Published: 2010-07-04 12:09:28
Updated: 2010-07-04 12:09:28
Posted July 4, 2010
By Mike Moss
And the "dry" in the title refers to both humidity levels and the potential for rainfall. We're pretty well accustomed in these parts to hot, humid weather around July 4th, and many times we have to plan any holiday weekend cook-outs, fireworks shows, trips to the water and other outdoor activities with the idea that a few scattered showers or thunderstorms could pop up.
This year is proving quite the exception, however, thanks to a large high pressure ridge that settled into the area behind a cold front late last week, and looks likely to stick around well into next week. The result has been a long weekend that started with a warm but comfortably dry Saturday and will close out on Monday with a hot afternoon, but with humidity levels remaining on the low side. In addition, subsidence associated with the high pressure system has brought deep dry air into the region that will leave us with little in the way of cloud cover and a near-zero chance of showers.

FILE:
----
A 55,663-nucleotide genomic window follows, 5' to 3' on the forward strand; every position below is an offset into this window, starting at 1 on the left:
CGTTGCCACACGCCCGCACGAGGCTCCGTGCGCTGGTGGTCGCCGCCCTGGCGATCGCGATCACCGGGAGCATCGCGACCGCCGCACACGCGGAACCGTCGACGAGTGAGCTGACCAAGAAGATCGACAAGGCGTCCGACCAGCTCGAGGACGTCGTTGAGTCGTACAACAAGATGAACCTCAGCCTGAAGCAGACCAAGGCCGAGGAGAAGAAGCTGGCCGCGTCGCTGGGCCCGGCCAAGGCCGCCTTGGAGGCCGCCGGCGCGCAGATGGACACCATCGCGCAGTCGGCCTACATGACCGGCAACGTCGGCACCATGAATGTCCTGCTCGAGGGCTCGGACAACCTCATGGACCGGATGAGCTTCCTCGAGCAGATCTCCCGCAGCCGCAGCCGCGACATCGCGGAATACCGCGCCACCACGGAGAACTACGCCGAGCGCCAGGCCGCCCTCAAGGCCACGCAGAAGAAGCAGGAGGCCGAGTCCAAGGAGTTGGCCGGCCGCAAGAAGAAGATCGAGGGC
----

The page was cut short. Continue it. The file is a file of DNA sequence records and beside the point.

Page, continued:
While that's great news for planning weather-sensitive outdoor events this weekend, it does add to some rather dry weather across much of the viewing area recently. While none of us are in a drought designation as yet, the combination of limited rain and hot temperatures over the past few weeks has left us with an "abnormally dry" scenario across the northeastern half of the area, and some notably dry pockets scattered elsewhere as well. I included a map of North Carolina showing the percentage of normal rainfall for the past month ending today, and you can readily see from the all the red colors where we've received one-quarter or less of our typical rainfall for that period, while the orange shading corresponds to half or less of normal. Also notable is a region across the south and southeast that have had much more rain, indicated by the blue and green shading there.
It appears we're in for another round of serious heat as we head toward mid-week, and a few spots reaching or topping triple-digits wouldn't be out of the question, especially across the northern half of our area. So far, it appears the heat may be somewhat lacking in terms of accompanying humidity thanks to drier air mixing to the surface during the afternoons and lowering dew points then, but it will still become quite uncomfortable in the Tuesday-Friday time frame, and also quite likely remain rain-free until at least next weekend.
Meantime, I hope you're able to take advantage of the bright skies and reasonably low humidity today and tomorrow, and have a great finish to the Independence Day weekend!